Inside the Career of a Budding Glitter Entrepreneur
Even by niche career standards, Hannah Becker does not have a normal job. She makes drawings that she adorns with precious gems and posts them on Instagram. Her account, called “diamondoodles,” is a collection of playful images that blend the monochrome and two-dimensional with the sparkly and three-dimensional.
“You see shiny gems on Instagram, it’s so luscious, there is something so appealing about it,” says Becker. Her account has gained a modest but growing following and has resulted in commissions to create advertisements for a jewelry company and engagement rings for brides-to-be. She filled an order for five customized diamond drawings for a client who found her work in Instagram and gained a solid footing in a burgeoning online network of jewelry makers. “Our industry is made to use Instagram. You don’t have to worry about creating a desire [for jewelry], because if you take a nice photo, it has appeal,” she says.
Becker would know about the draw of sparkles. She wrote her senior thesis at Bard College on how three artists use glitter in their work. "When I was six, and my mom asked me what my favorite color was, I said 'rainbow glitter'," she says. "I used to bedazzle the s--- out of everything I owned."
Becker has thought more deeply than most about the adornment she calls "the cheap version of diamonds."
“Glitter is really shiny and aspirational; it wants to be something so fancy, but it ends up being junky plastic," she says. "It creates visceral beauty, but at the same time, everyone hates glitter.”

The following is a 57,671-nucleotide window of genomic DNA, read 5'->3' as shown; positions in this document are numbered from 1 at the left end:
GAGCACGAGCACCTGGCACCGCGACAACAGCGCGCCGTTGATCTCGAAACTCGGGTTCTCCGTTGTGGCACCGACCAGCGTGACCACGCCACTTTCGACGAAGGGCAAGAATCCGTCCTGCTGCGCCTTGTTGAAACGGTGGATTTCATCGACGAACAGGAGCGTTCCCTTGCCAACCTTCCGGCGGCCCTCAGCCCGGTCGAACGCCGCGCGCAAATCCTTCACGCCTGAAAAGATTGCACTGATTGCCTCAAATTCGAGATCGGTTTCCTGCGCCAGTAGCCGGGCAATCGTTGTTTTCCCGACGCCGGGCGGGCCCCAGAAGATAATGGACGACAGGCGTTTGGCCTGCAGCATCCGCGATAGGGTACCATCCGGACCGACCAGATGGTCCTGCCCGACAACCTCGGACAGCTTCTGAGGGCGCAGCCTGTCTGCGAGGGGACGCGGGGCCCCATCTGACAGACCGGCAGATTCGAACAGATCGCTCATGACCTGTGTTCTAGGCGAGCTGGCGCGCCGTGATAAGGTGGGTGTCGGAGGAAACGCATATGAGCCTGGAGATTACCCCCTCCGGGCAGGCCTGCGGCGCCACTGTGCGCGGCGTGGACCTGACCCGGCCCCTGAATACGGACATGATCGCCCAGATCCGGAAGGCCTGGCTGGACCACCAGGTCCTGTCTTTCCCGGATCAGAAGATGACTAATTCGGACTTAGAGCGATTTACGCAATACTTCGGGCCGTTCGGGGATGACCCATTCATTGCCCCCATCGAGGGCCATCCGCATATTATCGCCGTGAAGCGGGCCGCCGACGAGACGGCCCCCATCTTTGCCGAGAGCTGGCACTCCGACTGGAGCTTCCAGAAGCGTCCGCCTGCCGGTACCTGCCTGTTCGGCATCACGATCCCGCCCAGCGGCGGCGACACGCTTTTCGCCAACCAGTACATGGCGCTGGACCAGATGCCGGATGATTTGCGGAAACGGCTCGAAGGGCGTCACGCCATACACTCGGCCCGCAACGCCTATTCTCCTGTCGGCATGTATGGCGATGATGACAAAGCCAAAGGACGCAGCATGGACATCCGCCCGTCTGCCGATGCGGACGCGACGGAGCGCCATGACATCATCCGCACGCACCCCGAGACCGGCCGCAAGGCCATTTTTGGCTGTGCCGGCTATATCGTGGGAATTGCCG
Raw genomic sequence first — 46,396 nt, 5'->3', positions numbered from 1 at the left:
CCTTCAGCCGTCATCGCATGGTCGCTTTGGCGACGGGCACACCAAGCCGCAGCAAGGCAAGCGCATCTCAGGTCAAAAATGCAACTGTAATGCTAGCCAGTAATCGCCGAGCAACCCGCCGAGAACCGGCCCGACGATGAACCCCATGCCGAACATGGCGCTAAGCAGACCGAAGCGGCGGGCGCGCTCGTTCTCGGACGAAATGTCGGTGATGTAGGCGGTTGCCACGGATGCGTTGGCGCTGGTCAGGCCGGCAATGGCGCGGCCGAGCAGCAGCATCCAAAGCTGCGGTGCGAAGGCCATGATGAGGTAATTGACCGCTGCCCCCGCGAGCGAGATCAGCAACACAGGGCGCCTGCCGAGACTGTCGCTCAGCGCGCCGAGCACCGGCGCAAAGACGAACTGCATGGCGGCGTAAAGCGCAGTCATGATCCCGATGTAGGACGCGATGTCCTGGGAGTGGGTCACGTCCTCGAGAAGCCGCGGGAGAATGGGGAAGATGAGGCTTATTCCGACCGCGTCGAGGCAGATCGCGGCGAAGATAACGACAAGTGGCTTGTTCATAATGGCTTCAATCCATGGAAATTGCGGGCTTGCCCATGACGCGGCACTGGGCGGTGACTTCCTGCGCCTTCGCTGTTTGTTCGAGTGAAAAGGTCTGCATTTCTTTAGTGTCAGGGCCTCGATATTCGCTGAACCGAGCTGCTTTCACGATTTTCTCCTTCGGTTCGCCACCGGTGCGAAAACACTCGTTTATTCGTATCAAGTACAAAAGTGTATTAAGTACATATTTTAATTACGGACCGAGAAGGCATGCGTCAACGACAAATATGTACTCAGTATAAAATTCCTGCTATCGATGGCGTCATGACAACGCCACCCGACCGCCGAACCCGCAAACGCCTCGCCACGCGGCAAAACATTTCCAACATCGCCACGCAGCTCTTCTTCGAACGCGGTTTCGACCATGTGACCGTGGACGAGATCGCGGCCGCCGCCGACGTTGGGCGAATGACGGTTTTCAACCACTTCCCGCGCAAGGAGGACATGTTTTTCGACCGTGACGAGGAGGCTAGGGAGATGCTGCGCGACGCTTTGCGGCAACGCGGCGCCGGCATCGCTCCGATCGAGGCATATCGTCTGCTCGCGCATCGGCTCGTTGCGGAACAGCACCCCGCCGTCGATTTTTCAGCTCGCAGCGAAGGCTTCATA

Call that overwrought, but in the meantime, type "glitter" into Google and see if you can stay impassive. Becker is betting that you can't.
"It forces you to look at it, it's profane almost. It demands attention in that as soon as it shines, at the movement of light, your eye is drawn to it, and you have to look whether you want to or not."
After graduating college in 2011, she spent a year getting a graduate gemologist certification at the Gemological Institute of America, a degree that is useful to large-scale jewelers, who employ such experts to grade diamonds professionally and to identify other colored stones. In 2014, she started working for a wholesale jeweler in New York. It was there that she started seeing shapes and figures in the gems she was sorting and began photographing them. Her pictures got more likes than she expected, and when she left her job in December, she decided to become a self-employed artist instead of becoming hired help somewhere else.
Being a doodle entrepreneur is not always glamorous. Becker lives with her parents outside Philadelphia, something she says "isn’t part of the long-term business plan." Revenue is inconsistent. Still, her philosophy—doing exactly what she wants to—is paying off in other ways, she says.
"I like to dictate my own time and know that all the hard work I am doing is something I am going to reap the rewards of," she says. "What I am doing right now speaks to me. It is the kind of creative work I want to be doing." Plus, it isn't exactly easy to turn away from all those shiny things.